Slingsby survives scare to win $US1m SailGP grand final

·2-min read

Tom Slingsby of Team Australia has claimed a third-straight SailGP season championship, surviving a few tense moments to cross the line first in the $US1 million, winner-takes-all deciding race.

The experienced skipper kept his cool when his catamaran fell off its foils in the grand final before outsprinting Peter Burling of New Zealand in a short dash to the finish on San Francisco Bay.

Slingsby, who has dominated tech tycoon Larry Ellison's global league since it debuted in 2019, dodged what could have been a huge embarrassment when he recovered and kept his 50-foot Flying Roo ahead of Burling for the thrilling victory.

British sailing star Sir Ben Ainslie finished a distant third.

"That was not the plan. I thought we lost it," a relieved Slingsby said right after the race.

"We had it the whole way. That was crazy. I was very scared.

"I was thinking, 'This could be the biggest choke of all time right now'. But fortunately we were able to get it over the line. What a race."

Slingsby and his four-man, one-woman crew celebrated by spraying each other with champagne and unfurling an Australian flag.

A few minutes earlier, it looked as though they might have been left devastated.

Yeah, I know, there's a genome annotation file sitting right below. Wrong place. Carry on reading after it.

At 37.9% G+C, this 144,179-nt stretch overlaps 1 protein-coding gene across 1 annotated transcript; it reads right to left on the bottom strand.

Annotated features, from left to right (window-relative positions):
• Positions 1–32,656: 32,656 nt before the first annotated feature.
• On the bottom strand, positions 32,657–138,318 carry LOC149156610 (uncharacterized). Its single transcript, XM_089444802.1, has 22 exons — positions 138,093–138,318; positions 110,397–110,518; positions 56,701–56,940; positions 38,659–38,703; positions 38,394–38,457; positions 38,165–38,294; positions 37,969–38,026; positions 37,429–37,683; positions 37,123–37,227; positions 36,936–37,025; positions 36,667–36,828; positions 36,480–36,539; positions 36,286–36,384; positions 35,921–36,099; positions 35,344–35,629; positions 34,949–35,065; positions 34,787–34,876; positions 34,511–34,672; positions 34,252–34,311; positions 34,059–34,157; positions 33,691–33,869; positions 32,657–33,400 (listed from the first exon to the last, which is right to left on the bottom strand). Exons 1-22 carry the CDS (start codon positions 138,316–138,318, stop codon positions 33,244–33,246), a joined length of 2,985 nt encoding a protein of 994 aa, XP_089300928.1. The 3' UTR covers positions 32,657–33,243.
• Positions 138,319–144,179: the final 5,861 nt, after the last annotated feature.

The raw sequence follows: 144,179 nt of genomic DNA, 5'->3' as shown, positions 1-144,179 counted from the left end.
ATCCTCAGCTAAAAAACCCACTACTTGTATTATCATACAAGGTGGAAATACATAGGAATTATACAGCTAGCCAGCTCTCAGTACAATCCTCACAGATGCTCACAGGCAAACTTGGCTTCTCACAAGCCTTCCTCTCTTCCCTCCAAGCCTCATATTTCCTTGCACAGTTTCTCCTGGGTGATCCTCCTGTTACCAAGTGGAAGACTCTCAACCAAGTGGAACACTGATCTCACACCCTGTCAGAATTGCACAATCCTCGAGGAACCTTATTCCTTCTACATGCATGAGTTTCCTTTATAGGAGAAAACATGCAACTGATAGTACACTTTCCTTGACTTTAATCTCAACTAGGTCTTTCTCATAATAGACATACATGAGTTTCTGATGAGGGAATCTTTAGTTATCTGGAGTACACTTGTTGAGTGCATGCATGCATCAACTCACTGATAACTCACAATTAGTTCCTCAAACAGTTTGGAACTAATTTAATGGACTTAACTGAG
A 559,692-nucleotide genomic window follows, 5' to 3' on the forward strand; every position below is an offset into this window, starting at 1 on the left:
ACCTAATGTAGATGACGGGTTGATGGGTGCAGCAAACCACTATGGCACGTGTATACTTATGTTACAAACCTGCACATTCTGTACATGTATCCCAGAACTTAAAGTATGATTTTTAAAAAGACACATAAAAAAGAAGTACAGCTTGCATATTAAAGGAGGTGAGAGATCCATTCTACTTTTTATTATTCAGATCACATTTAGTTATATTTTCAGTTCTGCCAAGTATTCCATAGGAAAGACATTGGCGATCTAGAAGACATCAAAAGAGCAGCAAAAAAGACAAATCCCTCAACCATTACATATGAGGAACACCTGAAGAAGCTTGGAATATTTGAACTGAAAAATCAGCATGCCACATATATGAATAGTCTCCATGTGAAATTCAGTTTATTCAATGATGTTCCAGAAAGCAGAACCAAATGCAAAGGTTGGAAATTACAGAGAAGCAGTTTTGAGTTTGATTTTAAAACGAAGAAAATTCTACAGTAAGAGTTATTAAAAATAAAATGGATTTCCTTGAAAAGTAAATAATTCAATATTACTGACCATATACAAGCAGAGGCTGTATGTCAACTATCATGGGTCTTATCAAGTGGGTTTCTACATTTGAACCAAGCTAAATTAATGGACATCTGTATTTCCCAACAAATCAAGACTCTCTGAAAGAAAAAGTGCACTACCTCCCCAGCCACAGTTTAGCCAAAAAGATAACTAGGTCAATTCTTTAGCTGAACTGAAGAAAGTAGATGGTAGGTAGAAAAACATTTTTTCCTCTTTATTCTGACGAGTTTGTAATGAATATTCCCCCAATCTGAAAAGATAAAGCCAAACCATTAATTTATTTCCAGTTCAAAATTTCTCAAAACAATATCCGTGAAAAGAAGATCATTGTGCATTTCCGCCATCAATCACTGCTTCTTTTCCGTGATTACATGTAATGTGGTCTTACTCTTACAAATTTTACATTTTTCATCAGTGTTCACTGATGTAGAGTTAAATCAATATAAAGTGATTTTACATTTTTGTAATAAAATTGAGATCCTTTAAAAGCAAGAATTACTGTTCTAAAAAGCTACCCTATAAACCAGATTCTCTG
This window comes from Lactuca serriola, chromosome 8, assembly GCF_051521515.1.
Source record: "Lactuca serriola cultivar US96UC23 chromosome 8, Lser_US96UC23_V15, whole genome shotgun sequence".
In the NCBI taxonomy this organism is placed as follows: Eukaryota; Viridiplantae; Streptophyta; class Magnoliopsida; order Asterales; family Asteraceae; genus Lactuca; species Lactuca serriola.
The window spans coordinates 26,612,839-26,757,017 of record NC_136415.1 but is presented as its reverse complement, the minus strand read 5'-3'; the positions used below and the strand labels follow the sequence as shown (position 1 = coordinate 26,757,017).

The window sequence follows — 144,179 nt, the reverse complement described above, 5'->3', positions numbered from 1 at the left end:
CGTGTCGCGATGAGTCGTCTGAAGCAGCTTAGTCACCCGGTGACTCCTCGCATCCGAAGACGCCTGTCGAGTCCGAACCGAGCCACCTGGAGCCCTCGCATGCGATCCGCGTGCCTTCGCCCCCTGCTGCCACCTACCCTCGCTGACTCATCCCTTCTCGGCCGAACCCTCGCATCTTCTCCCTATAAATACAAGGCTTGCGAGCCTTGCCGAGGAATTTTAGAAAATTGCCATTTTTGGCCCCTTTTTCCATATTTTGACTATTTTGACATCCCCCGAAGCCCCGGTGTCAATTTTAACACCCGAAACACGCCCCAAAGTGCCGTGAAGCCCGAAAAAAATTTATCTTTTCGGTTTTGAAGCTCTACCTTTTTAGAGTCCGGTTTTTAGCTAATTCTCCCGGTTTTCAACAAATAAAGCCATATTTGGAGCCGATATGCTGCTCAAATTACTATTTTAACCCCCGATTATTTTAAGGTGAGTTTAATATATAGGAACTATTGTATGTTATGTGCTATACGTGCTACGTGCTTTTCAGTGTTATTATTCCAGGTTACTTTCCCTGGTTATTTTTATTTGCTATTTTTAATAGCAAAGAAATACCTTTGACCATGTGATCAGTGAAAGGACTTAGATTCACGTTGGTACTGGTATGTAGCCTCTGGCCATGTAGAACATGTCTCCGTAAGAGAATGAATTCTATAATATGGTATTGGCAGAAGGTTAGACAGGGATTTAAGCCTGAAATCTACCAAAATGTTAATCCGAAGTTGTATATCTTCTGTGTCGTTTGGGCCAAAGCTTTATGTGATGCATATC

Slingsby led at every mark after pushing the British back during the pre-start and then forcing the Kiwis wide at the first mark.

The Aussies had a lead of about 100 metres approaching the fifth mark but came off their foils after a tack and slowed considerably, allowing the Kiwis to close to within 30 metres.

Slingsby crossed just ahead of Burling and then tacked, staying barely ahead around the mark and then speeding across the short reach to the finish.

"We had such a comfortable lead and then I decided that I wanted to sort of shut the race down a bit and do extra manoeuvres to make sure they don't get different wind," Slingsby said.

"In the end, they didn't really get different wind but they were tacking in better positions and they were able to foil out of the tacks a bit better than we were.

"We were tacking in less wind and they just kept gaining, kept gaining and fortunately we ... were able to hold on to the finish.

"The fact that we got the job done today is a huge testament to these people," he said of his crew full of Olympic and America's Cup veterans.

"I'm so thankful to have such an amazing team.

"Our run is going to come to an end eventually, but we just want to extend it for as long as we can."